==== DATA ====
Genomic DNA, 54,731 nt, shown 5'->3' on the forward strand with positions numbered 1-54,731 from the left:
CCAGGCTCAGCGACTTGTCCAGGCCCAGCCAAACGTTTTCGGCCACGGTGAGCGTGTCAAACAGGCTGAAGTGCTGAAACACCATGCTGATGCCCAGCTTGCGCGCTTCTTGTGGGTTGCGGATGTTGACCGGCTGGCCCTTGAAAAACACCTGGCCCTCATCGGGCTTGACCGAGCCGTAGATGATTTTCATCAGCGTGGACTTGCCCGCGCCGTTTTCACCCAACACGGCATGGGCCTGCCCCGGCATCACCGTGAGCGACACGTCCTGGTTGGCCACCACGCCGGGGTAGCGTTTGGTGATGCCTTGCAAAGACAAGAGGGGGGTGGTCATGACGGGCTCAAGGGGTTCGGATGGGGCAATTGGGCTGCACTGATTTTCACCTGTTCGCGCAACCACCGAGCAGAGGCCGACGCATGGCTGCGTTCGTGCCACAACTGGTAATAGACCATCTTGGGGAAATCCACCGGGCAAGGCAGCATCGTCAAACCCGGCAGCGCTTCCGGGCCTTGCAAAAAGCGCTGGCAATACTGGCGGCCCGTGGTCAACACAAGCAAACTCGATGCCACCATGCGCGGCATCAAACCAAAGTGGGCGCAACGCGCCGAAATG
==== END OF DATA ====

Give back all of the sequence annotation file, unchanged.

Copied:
Genomic DNA, 54,731 nt, shown 5'->3' on the forward strand with positions numbered 1-54,731 from the left:
CCAGGCTCAGCGACTTGTCCAGGCCCAGCCAAACGTTTTCGGCCACGGTGAGCGTGTCAAACAGGCTGAAGTGCTGAAACACCATGCTGATGCCCAGCTTGCGCGCTTCTTGTGGGTTGCGGATGTTGACCGGCTGGCCCTTGAAAAACACCTGGCCCTCATCGGGCTTGACCGAGCCGTAGATGATTTTCATCAGCGTGGACTTGCCCGCGCCGTTTTCACCCAACACGGCATGGGCCTGCCCCGGCATCACCGTGAGCGACACGTCCTGGTTGGCCACCACGCCGGGGTAGCGTTTGGTGATGCCTTGCAAAGACAAGAGGGGGGTGGTCATGACGGGCTCAAGGGGTTCGGATGGGGCAATTGGGCTGCACTGATTTTCACCTGTTCGCGCAACCACCGAGCAGAGGCCGACGCATGGCTGCGTTCGTGCCACAACTGGTAATAGACCATCTTGGGGAAATCCACCGGGCAAGGCAGCATCGTCAAACCCGGCAGCGCTTCCGGGCCTTGCAAAAAGCGCTGGCAATACTGGCGGCCCGTGGTCAACACAAGCAAACTCGATGCCACCATGCGCGGCATCAAACCAAAGTGGGCGCAACGCGCCGAAATG